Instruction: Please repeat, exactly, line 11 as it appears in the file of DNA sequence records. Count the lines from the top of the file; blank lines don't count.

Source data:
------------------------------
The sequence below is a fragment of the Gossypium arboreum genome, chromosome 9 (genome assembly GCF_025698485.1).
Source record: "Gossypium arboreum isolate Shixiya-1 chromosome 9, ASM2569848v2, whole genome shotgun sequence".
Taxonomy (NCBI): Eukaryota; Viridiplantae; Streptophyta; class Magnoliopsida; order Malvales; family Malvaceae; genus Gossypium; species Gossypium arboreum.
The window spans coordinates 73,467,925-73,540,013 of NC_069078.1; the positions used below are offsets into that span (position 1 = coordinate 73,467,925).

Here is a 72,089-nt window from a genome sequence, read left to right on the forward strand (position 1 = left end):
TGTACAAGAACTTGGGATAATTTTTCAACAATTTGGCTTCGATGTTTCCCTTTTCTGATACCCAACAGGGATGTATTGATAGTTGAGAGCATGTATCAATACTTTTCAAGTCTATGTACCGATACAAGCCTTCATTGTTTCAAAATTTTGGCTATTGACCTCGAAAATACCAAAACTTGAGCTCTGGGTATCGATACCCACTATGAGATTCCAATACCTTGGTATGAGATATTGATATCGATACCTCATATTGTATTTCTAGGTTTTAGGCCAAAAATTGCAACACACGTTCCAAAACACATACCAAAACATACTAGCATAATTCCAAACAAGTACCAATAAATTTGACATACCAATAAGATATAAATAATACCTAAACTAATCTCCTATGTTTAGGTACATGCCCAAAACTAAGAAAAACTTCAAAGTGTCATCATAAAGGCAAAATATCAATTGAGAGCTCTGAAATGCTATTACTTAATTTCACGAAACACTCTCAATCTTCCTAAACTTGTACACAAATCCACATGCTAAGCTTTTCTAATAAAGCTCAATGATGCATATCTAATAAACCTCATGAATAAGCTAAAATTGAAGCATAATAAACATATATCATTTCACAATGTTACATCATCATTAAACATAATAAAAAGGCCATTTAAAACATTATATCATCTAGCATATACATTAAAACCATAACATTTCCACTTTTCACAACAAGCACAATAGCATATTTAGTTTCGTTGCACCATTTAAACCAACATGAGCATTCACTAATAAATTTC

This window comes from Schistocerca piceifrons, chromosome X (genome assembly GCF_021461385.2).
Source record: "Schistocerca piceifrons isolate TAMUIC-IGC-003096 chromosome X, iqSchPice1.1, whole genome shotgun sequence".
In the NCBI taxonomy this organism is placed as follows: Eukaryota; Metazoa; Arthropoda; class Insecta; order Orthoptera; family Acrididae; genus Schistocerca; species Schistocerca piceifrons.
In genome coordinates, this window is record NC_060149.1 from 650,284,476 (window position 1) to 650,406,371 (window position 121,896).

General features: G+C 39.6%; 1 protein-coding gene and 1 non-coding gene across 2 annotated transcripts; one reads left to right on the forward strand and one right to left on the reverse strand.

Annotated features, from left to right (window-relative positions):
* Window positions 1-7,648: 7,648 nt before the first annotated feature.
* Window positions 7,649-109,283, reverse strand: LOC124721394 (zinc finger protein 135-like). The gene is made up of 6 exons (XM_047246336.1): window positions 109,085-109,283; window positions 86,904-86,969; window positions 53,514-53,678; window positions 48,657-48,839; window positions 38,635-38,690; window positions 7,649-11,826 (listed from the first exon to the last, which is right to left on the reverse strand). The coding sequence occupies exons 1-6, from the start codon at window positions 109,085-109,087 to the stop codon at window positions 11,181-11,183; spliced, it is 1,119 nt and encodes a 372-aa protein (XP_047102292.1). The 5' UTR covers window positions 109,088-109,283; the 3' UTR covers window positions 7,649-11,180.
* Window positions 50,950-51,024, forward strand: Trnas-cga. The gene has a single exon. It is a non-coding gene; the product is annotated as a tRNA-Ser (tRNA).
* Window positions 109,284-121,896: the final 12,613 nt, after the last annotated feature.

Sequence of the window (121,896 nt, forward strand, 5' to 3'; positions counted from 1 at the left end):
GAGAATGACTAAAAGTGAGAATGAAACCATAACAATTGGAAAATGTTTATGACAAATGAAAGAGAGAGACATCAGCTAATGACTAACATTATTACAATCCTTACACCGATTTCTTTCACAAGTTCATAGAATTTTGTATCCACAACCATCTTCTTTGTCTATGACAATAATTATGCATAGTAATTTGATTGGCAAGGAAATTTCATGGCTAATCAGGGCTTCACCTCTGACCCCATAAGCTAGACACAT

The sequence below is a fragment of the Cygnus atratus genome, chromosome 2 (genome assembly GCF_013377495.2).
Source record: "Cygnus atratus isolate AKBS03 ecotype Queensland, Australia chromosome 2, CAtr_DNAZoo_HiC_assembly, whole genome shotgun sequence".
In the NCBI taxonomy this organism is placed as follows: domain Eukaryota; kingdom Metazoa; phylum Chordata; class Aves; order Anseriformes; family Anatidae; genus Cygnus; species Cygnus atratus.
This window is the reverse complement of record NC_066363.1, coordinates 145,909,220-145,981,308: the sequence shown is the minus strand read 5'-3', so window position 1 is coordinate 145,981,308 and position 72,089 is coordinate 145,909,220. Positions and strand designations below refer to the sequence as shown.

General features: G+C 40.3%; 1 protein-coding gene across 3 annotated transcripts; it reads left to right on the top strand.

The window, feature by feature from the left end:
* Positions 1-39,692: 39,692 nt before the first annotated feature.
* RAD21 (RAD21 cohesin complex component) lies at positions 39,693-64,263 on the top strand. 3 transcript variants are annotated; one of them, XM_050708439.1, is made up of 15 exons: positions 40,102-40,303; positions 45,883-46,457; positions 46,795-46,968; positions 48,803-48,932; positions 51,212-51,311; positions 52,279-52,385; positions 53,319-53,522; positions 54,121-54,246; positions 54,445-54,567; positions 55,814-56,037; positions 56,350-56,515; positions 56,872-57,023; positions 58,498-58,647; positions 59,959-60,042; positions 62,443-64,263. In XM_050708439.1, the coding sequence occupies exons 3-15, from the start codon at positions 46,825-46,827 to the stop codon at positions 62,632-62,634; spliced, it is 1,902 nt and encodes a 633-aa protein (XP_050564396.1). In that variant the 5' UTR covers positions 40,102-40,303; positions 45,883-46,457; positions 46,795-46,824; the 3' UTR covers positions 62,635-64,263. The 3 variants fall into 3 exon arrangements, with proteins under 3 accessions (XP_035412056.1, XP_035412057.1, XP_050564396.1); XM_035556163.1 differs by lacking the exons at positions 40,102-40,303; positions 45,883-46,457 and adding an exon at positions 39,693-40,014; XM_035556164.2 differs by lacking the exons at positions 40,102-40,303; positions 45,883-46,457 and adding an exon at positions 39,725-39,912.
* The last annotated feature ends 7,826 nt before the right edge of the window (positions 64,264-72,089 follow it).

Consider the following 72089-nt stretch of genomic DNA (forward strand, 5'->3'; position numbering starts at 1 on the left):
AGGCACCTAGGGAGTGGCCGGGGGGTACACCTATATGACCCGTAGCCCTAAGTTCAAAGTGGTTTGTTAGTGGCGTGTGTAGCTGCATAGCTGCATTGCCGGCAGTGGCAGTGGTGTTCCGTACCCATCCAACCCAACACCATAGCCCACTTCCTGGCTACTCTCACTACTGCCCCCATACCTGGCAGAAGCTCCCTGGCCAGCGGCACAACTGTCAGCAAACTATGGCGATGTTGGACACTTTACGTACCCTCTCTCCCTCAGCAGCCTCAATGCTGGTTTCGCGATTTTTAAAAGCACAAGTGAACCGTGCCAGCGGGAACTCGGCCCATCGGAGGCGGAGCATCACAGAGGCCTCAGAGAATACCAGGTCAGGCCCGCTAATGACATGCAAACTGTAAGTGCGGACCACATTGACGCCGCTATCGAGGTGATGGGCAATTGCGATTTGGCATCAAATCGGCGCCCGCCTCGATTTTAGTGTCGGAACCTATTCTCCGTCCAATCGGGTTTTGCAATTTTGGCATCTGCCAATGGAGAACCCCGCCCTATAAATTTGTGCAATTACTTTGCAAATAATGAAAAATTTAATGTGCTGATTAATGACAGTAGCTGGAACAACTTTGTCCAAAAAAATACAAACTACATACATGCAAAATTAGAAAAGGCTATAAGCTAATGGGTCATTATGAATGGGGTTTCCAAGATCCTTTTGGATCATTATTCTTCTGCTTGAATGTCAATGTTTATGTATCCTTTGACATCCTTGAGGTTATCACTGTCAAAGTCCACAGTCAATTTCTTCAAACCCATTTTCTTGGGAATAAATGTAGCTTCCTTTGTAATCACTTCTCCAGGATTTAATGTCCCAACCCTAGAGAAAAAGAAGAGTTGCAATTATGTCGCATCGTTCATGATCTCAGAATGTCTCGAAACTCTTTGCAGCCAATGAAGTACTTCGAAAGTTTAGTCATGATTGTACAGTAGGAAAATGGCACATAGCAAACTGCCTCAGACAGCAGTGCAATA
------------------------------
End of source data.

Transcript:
General features: G+C 39.6%; 1 protein-coding gene and 1 non-coding gene across 2 annotated transcripts; one reads left to right on the forward strand and one right to left on the reverse strand.